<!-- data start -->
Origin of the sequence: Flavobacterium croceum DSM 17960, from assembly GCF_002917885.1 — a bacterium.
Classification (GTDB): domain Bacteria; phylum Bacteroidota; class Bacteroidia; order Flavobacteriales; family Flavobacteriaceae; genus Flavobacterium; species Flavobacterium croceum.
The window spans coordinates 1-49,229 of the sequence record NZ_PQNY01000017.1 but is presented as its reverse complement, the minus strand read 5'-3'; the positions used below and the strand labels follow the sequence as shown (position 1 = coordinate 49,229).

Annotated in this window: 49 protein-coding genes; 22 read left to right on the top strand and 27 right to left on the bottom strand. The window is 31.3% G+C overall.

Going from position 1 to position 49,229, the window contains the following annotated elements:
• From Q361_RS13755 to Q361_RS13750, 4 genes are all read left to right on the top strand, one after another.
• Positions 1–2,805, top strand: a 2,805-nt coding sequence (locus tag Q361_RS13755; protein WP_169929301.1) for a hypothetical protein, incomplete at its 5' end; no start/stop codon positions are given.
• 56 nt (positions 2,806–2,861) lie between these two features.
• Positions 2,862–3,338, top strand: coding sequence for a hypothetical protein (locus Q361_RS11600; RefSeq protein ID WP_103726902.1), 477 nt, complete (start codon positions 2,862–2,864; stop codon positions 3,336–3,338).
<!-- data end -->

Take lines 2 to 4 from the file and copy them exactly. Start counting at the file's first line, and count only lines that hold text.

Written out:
Classification (GTDB): domain Bacteria; phylum Bacteroidota; class Bacteroidia; order Flavobacteriales; family Flavobacteriaceae; genus Flavobacterium; species Flavobacterium croceum.
The window spans coordinates 1-49,229 of the sequence record NZ_PQNY01000017.1 but is presented as its reverse complement, the minus strand read 5'-3'; the positions used below and the strand labels follow the sequence as shown (position 1 = coordinate 49,229).

Annotated in this window: 49 protein-coding genes; 22 read left to right on the top strand and 27 right to left on the bottom strand. The window is 31.3% G+C overall.